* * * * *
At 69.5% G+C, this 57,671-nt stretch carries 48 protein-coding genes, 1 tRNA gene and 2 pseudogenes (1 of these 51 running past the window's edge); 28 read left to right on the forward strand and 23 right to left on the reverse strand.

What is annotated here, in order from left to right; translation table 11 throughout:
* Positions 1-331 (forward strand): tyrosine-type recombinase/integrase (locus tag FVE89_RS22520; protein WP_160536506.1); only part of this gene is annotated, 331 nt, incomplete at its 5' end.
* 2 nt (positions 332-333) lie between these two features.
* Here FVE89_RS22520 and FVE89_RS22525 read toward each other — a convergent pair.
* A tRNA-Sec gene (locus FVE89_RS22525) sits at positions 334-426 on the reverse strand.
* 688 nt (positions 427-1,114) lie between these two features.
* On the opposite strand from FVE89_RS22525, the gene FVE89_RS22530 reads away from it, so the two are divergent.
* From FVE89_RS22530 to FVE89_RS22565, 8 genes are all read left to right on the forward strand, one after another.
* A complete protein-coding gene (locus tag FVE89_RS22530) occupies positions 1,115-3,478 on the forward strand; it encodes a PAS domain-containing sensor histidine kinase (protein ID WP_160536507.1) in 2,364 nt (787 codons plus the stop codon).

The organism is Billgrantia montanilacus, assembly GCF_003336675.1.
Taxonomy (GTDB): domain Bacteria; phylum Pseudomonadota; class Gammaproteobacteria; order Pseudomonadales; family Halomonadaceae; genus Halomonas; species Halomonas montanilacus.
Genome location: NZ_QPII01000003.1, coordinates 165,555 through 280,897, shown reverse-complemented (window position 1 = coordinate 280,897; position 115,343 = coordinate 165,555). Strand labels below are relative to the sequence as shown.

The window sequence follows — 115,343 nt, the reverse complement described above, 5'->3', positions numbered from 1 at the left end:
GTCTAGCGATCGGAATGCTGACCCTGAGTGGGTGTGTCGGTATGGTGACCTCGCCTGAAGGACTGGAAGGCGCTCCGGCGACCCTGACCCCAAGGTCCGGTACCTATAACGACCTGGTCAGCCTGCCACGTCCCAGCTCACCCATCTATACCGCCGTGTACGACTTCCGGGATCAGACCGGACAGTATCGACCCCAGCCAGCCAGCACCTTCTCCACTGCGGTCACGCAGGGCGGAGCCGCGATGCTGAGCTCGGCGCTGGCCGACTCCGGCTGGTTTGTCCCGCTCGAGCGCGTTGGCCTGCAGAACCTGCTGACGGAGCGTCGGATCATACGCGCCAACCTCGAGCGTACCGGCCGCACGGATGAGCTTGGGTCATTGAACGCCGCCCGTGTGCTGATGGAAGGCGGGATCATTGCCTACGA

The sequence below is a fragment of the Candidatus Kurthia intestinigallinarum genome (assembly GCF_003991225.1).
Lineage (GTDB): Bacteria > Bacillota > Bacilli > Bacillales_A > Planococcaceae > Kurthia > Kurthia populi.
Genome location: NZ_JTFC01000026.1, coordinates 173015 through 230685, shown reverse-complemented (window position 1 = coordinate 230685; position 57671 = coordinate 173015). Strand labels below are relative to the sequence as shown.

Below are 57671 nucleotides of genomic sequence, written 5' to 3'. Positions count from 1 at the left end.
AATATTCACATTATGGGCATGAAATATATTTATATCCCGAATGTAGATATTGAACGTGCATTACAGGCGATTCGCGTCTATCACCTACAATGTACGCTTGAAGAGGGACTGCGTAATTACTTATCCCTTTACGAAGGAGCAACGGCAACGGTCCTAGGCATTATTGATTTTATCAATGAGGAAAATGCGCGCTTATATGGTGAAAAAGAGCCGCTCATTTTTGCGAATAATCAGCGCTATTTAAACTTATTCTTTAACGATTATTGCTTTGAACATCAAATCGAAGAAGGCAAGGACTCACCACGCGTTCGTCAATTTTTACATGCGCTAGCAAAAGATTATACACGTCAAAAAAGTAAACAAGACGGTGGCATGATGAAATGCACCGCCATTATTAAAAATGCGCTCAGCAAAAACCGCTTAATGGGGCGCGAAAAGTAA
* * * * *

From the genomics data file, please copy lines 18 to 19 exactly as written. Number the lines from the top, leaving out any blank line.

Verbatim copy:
Genome location: NZ_JTFC01000026.1, coordinates 173015 through 230685, shown reverse-complemented (window position 1 = coordinate 230685; position 57671 = coordinate 173015). Strand labels below are relative to the sequence as shown.

Below are 57671 nucleotides of genomic sequence, written 5' to 3'. Positions count from 1 at the left end.